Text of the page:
Protecting the 2nd Amendment to the U.S. Constitution, examining the governor’s “unlimited authority to renew and modify state of emergency orders” and law enforcement accountability are among topics Delaware lawmakers are expected to discuss during the 2021 session of the state’s General Assembly.
The annual session began on Tuesday, Jan. 12, and ends on June 30. Meetings are to be virtual during the first three weeks of the session, but the public can watch proceedings online at legis.delaware.gov.
State Rep. Rich Collins (R-41st), in a email newsletter, stated that the goal of a new bill he and state Sen. Bryant Richardson (R-21st) have sponsored is to provide a check against the governor’s ability to modify state-of-emergency orders.
Collins asserted that the state legislature has no role in the process. Gov. John Carney renewed the state-of-mergency in response to the coronavirus pandemic for the 10th time in late December and, last week, signed the fifth revision to the omnibus emergency order, “continuing the restrictions include the state-at-home advisory and indoor mask mandate,” Collins wrote in the newsletter.
He and Richardson said they understand the governor’s rights, he wrote, but are concerned that citizens have no voice or recourse “as to how that power is wielded over them.”
State Rep. Ruth Briggs King (R-37th) told the Coastal Point this week that the session would begin with lawmakers taking the oath of office. “Then there are House rules about how we will conduct things, related to doing things virtually,” she said.
After three weeks, there will be a six-week recess, during which members of the Joint Finance Committee will meet, during all of February and into March.
“The House is in recess while we are in Joint Finance,” said Briggs King, a member of that committee.
“We will be meeting in person, because there are only 12 people and we can be safely distanced in the Chamber of the Capitol in Dover,” she explained. “Usually, we meet in a special room for Joint Finance, but we will be meeting in the Chamber. Then, when we go back into session, I’m hoping we will be able to meet in person,” Briggs King said.
“It will be different, having all the committee meetings via Zoom,” she added. “The public can give opinions during those meetings about a bill, or be a witness if they are asked. They can listen to the committee hearings virtually and then ask to go into a queue to make a comment. They can also mail in comments and add public comments. But because of the capabilities for all of this to be managed, we will not have more than two committee meetings at a time,” she said.
Delaware’s legislative district lines are redrawn every 10 years, following completion of the U.S. census, and 2021 is a redistricting year. Briggs King said there is concern about the process because census results might not be available by the end of the session.
She said she plans to work to see a Delaware Digital Right to Repair Bill approved, to allow independent contractors to repair cell phones, laptop computers and other items now restricted to manufacturer repair staff only.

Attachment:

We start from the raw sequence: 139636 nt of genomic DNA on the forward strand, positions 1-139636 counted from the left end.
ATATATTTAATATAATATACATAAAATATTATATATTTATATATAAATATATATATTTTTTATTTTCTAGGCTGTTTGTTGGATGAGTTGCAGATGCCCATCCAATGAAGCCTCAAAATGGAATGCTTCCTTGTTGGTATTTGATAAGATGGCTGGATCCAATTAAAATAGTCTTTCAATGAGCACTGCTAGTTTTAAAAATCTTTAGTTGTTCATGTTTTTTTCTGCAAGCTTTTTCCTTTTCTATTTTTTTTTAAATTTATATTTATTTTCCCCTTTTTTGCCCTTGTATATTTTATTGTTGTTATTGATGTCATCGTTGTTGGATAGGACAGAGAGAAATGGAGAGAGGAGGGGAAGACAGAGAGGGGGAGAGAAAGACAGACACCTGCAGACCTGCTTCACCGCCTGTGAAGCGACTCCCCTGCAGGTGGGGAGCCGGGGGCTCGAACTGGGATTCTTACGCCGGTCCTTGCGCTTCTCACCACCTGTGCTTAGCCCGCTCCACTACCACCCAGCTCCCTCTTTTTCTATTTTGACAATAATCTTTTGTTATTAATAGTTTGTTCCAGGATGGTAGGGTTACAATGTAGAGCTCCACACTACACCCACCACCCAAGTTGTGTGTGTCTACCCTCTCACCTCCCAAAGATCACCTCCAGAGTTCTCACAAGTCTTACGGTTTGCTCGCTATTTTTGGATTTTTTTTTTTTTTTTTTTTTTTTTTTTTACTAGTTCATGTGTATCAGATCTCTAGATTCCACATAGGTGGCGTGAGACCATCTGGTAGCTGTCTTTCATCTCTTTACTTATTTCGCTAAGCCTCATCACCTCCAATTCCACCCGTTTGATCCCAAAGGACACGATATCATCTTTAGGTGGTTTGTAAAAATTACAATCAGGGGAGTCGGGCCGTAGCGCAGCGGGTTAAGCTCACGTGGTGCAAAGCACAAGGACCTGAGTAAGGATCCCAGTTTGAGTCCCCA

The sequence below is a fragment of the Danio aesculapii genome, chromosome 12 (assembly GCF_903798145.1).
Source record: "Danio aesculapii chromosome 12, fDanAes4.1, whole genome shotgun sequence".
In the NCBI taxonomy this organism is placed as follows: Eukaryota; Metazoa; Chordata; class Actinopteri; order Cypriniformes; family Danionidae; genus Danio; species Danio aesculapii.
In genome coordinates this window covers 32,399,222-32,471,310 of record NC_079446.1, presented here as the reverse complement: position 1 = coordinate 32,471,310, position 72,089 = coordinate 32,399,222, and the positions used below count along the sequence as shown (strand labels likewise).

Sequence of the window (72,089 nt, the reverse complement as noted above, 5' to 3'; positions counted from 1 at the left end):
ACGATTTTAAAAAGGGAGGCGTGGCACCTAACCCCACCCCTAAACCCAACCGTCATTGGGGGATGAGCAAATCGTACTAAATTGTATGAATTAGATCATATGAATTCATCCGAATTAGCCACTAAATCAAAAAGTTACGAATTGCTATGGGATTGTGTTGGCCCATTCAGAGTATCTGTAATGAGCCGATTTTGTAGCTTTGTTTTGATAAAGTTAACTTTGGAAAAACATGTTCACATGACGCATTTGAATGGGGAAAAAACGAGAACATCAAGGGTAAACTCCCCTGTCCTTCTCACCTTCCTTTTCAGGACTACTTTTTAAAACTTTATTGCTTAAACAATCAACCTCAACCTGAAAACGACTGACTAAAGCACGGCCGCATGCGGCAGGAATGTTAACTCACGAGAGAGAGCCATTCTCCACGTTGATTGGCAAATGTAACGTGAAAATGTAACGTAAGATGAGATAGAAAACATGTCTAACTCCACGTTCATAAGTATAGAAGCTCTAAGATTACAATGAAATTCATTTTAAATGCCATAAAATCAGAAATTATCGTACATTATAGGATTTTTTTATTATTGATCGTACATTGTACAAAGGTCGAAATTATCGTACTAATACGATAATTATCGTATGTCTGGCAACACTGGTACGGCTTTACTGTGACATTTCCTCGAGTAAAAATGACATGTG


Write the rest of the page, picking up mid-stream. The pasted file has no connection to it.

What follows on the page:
Briggs is in her sixth term.
State Sen. Gerald Hocker (R-20th) told the Coastal Point that he’s concerned about more elected members being “on the left and trying to take our gun rights away from us.”
“It could very well happen,” he said. “With the makeup of the General Assembly last year, we were able to defeat them. I’m afraid that might change. That’s our 2nd Amendment, and we have a right.”
This week his office has received many calls from senior citizens “wondering when they will be able to get the coronavirus vaccination,” he noted.
“They are very frustrated now. They don’t know anything; they aren’t on the list. The communication with the administration and the health department has been very poor. We are getting so many calls and e-mails wanting to know when they are scheduled to be vaccinated. I think the communication on that should be a whole lot greater than it is. We have a call with the governor Friday, but I wanted it to be sooner,” he said.
Hocker, in his 19th year as a lawmaker, having served in both the Delaware House and Senate, said he also wants to see a bill passed allowing unblended fuel to be sold in Delaware for small engines and outboard motors.
“We’ve been working on that for years. People are going to Maryland to buy it. It’s all ethanol-blended in Delaware,” in keeping with the Clean Air Act, he said.
“It would mean more money for Delaware, and they are burning it anyway, when they buy it in Maryland and come back here,” he said.
Hocker said he has concerns about the virtual General Assembly meetings, but said he understands the necessity because of the coronavirus and will “go along with virtual meetings for the first three weeks, especially since a six-week break follows.
“Let’s wait and see where this goes. Hopefully, we’ll go back in session in Dover after that break and it will be open it to public. I’m hoping everyone is vaccinated by then to control the virus,” he said.